Croatia Defence & Security Report 2016 - New Market Report

From: Fast Market Research, Inc.
Published: Wed Mar 02 2016

Croatia's continued downsizing of its already small armed forces, the lack of an immediate threat to its security environment and a still- weak - albeit improving - economic outlook , will limit the country's defence expenditure going forward. As such, the domestic sector - which only has strong capabilities in land armament s and personnel equipment segments - will have to continue look ing to foreign markets for opportunities. The limited procurement that the defence ministry is likely to undertake will primarily be met by foreign suppliers with more technologically advanced capabilities. That said, we note that owing to budget limitations, many of these purchases will remain with second-hand or overstock purchases. A return to economic growth does brighten the outlook for defence spending somewhat. In 2016, the decade- long decline in defence spending will be halted. W e expect Croatia's defence expenditure to come in at HRK4.42bn (USD608mn) in 2016.

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In the Ministry of Defence (MoD)'s 2015-2024 Long Term Development Plan, it states that Croatian defence expenditure will be maintained at 2014 levels of 1.3% of GDP for at least the next three years.

In the same document, the MoD outlines plans to continue streamlining of its armed forces, reducing personnel numbers to 15,000 by the end of 2017.

The Croatian armed forces' Patria armoured personnel carriers (APCs) are undergoing upgrade and maintenance. The units will enter services by end-2016, equipped with modern anti-armour systems, remote weapon stations of 30mm calibre and communication systems.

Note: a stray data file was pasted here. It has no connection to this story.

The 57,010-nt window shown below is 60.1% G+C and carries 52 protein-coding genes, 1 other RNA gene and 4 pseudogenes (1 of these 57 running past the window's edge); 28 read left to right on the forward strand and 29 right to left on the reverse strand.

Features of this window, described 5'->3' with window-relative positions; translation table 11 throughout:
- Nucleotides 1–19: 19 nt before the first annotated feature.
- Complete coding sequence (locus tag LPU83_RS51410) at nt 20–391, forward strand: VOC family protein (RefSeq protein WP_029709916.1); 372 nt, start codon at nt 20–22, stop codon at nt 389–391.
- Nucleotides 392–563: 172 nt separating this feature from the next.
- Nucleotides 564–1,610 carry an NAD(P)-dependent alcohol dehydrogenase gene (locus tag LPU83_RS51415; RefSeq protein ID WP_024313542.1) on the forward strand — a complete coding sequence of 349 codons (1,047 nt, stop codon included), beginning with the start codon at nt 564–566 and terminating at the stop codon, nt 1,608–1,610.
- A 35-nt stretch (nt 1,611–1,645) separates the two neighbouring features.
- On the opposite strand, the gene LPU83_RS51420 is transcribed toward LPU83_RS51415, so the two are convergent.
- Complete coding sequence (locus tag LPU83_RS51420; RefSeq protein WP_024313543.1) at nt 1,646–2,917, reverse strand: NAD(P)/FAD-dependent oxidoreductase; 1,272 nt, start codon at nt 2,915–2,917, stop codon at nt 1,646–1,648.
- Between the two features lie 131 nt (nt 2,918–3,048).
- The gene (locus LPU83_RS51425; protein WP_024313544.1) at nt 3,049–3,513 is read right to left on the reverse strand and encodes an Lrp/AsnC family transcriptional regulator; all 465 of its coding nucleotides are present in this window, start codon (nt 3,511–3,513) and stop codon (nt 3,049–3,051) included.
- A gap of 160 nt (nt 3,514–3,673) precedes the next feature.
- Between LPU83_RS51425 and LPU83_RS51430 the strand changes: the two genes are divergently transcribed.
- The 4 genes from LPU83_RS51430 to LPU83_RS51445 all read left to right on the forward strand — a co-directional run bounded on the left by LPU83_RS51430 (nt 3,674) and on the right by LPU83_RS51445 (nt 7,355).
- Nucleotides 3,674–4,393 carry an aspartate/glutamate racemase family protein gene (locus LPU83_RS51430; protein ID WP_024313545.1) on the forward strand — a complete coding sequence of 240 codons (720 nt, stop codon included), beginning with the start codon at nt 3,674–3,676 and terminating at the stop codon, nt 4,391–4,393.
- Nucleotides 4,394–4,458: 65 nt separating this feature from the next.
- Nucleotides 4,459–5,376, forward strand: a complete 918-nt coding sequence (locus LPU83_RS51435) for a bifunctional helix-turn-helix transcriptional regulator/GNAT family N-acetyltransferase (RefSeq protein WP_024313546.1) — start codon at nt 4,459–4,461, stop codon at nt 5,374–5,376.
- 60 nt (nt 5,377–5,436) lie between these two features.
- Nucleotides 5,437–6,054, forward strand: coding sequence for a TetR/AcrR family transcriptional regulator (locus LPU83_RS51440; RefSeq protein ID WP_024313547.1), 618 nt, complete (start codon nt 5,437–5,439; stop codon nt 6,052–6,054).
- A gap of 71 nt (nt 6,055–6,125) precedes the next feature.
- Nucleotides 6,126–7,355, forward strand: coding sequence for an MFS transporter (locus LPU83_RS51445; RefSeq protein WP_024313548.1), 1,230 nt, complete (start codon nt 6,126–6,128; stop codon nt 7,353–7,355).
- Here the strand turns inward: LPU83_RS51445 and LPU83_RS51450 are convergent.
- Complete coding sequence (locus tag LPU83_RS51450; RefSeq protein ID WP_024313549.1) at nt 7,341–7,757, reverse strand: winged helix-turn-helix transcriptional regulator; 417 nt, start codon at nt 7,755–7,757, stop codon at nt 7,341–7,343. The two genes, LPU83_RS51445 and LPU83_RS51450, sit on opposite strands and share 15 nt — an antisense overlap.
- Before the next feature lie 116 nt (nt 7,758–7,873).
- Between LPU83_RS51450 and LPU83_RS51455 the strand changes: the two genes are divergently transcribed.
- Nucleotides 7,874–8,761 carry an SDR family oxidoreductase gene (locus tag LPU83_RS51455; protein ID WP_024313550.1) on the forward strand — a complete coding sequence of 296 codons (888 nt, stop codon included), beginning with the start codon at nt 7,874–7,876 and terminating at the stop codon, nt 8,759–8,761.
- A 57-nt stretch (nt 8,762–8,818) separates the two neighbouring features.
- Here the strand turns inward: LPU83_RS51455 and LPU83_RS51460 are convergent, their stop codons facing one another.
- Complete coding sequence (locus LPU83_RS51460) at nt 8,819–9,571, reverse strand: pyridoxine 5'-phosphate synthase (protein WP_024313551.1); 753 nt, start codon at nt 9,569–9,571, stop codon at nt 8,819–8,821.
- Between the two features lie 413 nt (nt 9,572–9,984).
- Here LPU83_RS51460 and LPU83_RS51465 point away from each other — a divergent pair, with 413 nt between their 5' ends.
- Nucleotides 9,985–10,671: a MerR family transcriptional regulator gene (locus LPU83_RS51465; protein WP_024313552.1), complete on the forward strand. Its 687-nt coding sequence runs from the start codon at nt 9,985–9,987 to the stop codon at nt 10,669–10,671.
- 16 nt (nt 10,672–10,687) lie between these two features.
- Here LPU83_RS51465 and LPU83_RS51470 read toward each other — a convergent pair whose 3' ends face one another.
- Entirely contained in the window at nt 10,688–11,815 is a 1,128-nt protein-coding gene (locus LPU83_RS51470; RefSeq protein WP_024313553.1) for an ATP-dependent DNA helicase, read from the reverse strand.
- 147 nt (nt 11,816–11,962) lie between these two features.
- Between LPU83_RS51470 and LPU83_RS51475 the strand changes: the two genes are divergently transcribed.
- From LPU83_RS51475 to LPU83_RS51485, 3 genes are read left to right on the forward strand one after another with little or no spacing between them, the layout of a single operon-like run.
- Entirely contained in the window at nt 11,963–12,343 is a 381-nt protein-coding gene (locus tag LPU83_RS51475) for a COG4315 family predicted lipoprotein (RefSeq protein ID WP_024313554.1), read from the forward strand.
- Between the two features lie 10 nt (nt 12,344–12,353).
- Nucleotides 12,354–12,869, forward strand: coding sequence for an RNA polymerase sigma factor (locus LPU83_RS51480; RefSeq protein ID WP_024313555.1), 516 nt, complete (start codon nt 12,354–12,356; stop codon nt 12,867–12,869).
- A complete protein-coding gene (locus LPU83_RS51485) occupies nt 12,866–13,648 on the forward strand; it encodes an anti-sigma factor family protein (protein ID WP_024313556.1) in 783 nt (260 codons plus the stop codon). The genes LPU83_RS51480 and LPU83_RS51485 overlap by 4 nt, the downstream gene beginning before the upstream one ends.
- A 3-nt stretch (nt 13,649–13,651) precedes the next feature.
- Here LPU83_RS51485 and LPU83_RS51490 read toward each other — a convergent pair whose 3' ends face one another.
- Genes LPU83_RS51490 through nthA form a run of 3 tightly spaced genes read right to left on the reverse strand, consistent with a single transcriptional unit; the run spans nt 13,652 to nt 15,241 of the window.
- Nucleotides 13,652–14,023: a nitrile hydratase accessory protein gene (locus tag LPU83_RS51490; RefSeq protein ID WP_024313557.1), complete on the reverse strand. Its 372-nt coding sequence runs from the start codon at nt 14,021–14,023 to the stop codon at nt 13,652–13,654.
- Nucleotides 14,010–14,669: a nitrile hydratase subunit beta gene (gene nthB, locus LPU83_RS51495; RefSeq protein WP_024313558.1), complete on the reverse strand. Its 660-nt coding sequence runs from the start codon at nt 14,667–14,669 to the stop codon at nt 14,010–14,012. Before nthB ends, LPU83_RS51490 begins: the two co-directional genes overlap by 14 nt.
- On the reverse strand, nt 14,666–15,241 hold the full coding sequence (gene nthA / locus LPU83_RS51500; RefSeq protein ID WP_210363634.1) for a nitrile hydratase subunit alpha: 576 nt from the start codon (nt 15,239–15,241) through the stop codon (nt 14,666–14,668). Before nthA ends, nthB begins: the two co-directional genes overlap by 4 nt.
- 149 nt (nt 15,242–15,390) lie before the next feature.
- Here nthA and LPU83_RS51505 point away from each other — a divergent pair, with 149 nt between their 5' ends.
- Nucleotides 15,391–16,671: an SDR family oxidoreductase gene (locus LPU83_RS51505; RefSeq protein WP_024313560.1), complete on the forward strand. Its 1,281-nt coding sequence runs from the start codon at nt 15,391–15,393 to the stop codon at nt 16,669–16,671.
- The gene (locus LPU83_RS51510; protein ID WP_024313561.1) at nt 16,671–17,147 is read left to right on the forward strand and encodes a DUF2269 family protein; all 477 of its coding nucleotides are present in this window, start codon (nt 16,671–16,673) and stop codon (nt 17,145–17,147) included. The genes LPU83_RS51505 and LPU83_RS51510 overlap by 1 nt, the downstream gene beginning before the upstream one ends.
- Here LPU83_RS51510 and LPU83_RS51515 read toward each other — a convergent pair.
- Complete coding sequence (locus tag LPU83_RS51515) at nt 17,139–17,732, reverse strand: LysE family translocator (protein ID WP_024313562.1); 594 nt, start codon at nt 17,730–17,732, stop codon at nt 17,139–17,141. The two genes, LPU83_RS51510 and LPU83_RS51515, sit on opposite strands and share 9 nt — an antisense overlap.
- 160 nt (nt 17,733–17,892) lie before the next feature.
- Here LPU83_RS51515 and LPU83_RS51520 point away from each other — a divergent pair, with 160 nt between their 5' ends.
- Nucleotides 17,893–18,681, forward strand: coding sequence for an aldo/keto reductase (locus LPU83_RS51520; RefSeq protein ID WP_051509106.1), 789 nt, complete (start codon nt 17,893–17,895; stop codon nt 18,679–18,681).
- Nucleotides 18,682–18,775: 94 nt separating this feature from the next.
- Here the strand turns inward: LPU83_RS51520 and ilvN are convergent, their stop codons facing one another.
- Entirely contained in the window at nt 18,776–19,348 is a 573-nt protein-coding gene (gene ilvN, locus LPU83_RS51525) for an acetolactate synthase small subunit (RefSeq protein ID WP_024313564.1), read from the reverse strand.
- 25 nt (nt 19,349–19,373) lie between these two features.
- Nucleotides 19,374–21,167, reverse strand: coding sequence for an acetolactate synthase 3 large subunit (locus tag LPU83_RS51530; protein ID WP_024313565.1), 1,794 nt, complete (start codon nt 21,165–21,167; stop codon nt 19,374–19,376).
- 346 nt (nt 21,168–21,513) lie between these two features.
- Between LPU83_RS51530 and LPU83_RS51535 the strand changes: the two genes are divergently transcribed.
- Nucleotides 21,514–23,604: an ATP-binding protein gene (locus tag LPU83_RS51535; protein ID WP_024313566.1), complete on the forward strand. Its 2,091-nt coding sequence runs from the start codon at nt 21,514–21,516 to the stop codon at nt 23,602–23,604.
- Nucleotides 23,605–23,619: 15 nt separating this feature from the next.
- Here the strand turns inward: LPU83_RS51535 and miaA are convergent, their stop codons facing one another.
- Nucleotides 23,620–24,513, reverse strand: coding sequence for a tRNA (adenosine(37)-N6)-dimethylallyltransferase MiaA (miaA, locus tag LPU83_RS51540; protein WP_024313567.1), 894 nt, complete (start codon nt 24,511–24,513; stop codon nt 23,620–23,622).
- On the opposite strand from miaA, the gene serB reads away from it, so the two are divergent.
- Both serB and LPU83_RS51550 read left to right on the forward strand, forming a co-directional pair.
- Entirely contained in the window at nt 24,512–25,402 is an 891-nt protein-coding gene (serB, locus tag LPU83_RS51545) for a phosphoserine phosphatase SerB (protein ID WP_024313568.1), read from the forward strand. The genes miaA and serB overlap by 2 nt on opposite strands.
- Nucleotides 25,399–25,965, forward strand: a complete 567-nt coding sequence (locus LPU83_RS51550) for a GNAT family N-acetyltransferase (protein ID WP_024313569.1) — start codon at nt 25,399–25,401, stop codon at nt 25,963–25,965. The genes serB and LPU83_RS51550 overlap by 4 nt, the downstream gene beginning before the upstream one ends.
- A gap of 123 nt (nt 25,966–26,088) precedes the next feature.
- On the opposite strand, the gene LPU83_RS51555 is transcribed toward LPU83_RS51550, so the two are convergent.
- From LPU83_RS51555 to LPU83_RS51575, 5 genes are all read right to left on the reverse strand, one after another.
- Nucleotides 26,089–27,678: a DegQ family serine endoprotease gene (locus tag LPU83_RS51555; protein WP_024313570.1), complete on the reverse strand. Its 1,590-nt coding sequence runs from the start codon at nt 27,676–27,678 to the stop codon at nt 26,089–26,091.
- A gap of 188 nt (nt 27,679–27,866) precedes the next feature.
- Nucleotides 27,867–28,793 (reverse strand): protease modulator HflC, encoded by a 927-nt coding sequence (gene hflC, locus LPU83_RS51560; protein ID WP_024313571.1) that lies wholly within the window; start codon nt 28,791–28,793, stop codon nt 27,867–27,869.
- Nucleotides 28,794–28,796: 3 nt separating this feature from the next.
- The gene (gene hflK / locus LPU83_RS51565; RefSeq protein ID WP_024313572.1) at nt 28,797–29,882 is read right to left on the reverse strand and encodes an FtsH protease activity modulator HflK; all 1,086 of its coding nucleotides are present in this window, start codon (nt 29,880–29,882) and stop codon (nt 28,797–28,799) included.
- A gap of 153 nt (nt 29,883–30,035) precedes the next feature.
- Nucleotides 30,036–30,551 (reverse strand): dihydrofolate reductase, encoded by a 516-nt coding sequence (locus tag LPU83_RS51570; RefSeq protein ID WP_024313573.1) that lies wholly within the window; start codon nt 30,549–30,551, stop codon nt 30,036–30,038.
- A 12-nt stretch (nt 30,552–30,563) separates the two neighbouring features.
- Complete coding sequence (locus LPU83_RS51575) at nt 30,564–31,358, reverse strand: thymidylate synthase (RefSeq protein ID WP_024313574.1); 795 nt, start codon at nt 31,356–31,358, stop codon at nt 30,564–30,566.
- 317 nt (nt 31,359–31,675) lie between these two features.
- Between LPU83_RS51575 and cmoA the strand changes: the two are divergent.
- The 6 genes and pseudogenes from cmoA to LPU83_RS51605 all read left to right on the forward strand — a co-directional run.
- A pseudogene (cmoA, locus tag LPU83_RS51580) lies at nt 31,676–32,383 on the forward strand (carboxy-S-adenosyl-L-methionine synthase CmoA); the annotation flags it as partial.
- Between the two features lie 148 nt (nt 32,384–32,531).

The defence ministry confirmed in November 2015, that the country's army and air force will soon be donated 16 used OH-58D Kiowa helicopters by the US. The aircraft come from the US' surplus inventory.

The Croatian air force's main goal over the long term will lie with finding a permanent replacement for the outdated fleet of MiG-21 Fishbed aircraft, which have recently undergone modernisation by Ukraine's Konotop Aircraft Repair Plant (AVIAKON). The fleet is expected to remain in service until 2024 with funding for replacements to begin in 2019. Current contenders for the procurement include Sweden's Saab JAS 39 Gripen C/D and Lockheed Martin F-16 Fighting Falcons.

The Croatia Defence & Security Report features BMI Research's independent forecasts for national and international security, the defence industry, military expenditure, employment in arms production, and arms imports and exports, as well as examining industry trends and prospects, national and multinational arms producers and the regulatory environment.

BMI'sCroatia Defence & Security Report provides professionals, consultancies, government departments, regulatory bodies and researchers with independent forecasts and regional competitive intelligence on the Croatian defence and security industry.

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